Hudson Valley Parent

HVP February 2018

Issue link:

Contents of this Issue


Page 26 of 39 n Hudson Valley Parent 27 sauce. Give them the encouragement they need to make good choices." Add color to their lunch box "I noticed everything they were eating was white," says Diana Buonocore, mom and member of the Central Hudson PTA. Now, she puts "a rainbow in their lunch box." Raspberries, broccoli and sweet potatoes bring color to their plates. Buonocore gradually made changes to what her children liked, re-working favorites into healthier fare. For instance, she still serves chicken fingers - now made using almond flour and cooked in coconut oil. "I know what is going in the food and that's the most important thing." Make the process fun "Focus on the joy and excitement of good food," insists education director at Poughkeepsie Farm Project, Jamie Levato. "What we've found over the years is that what really makes a difference is having a positive outside experience with food - planting, taking care of plants, harvesting and cooking - being part of the process." Love healthy food, don't hide it Levato's approach doesn't focus on "kids' foods" or "hiding foods." Instead, her approach is to get kids to love healthy food because it's delicious. She says, "When kids go out in the fields and pick, they taste as they go and get excited as they try new flavors." "Model the behavior you'd like to see in your child," Levato says, "Your joy and excitement will come through to your children." Be patient, don't force it Sonia McGowan is a mom and a nutrition educator with the Cornell University Cooperative Extension Hudson Valley Region Eat Smart New York program. "It is not helpful to force children to eat especially when introducing a new food. Instead, present the food and let them pick or serve themselves." She says it's fine to sneak vegetables into foods such as smoothies, or cut them into small pieces in a stew. "Give snacks fun names such as ants on a log − celery spread with peanut butter and topped with raisins − to entice children to try new food," says Ethan Shafran, a Cornell nutrition educator with a focus on youth. Senior nutritionist with the Cornell program, Steven Alihonou says,"Picky eating, and food refusal are common. Don't stress too much unless it is negatively affecting their health." Provide a variety of wholesome, nutrient dense foods, and snacks. Alihonou says, "Remember to be patient and creative. Provide an opportunity for kids to be part of the planning process. Make mealtime a positive experience for the entire family. Olivia L. Lawrence, a writer and editor, loves to be outside whenever possible. ©2017 NaturaLawn ® of America, Inc. A division of NATURLAWN ® 6HUYLFHV3URGXFWV(DFKRIÀFHLQGHSHQGHQWO\RZQHGDQGRSHUDWHG Kick the ticks the safer way. When considering the KHDOWKEHQHÀWVIRU \RXUIDPLO\XVHD VDIHUDOWHUQDWLYH 2XUSURJUDPRIIHUV VHDVRQORQJFRQWURORI WLFNVRQ\RXUSURSHUW\ ( 845 ) 471-8308 6DIH11DWXUDO#7LFN5DQJHUFRP Contact us for your FREE price quote. $50 OFF a Full Program! :KHQ\RXEHFRPHDQHZ7LFN5DQJHU ® customer. Satisfaction guaranteed or ZH·OOUHWUHDWDWQRFRVW-2IIHUHQGVVRRQ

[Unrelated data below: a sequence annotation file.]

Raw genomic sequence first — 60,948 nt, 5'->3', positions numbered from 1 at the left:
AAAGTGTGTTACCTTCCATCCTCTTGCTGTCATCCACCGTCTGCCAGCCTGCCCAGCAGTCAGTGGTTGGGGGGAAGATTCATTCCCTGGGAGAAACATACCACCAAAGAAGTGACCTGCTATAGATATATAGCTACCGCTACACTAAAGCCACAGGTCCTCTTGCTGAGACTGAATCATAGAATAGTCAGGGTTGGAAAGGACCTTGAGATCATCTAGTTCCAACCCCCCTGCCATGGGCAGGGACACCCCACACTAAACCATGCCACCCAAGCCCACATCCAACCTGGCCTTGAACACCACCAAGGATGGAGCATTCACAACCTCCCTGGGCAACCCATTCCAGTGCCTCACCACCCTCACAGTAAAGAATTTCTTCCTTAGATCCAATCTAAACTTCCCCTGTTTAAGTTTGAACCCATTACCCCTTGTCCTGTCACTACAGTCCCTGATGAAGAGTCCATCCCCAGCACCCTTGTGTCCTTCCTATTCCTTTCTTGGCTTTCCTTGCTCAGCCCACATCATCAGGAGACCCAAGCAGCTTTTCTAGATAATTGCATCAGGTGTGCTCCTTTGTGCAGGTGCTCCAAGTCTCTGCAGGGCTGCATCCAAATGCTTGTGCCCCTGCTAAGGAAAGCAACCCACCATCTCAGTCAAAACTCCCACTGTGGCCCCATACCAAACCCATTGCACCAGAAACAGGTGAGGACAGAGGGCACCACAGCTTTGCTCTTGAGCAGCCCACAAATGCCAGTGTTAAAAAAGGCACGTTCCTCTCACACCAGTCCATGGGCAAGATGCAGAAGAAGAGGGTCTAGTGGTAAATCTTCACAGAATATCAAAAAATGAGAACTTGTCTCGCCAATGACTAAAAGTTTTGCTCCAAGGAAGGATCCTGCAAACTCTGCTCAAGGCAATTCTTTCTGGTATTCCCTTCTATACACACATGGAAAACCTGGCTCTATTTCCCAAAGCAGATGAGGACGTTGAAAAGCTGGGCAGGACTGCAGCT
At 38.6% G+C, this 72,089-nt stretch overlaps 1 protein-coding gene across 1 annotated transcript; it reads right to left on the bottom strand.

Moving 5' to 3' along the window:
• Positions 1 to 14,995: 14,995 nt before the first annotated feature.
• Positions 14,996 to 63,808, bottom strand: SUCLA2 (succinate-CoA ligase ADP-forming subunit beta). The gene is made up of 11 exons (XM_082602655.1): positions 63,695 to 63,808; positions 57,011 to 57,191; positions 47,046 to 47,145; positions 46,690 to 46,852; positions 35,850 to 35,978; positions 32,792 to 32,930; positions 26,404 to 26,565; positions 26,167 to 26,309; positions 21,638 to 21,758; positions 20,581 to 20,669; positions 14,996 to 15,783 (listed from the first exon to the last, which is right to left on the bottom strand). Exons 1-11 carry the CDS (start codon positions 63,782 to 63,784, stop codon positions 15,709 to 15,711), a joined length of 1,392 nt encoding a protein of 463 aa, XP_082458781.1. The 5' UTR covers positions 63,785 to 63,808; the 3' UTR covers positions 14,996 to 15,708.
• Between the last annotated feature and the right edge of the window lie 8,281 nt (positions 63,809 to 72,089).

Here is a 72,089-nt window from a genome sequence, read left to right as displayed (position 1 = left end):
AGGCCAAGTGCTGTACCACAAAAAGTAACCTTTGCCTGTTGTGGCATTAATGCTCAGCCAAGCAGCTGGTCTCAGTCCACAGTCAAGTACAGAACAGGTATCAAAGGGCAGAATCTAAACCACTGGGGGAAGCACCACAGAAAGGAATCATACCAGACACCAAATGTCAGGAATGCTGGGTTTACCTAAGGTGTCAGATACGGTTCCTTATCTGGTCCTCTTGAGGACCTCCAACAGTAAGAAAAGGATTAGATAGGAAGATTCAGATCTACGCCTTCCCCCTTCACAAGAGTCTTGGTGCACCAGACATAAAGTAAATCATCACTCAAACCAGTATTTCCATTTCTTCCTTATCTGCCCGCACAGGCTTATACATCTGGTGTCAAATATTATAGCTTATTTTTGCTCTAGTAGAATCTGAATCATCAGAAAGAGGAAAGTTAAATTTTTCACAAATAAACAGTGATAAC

Articles in this issue

Links on this page

Archives of this issue

view archives of Hudson Valley Parent - HVP February 2018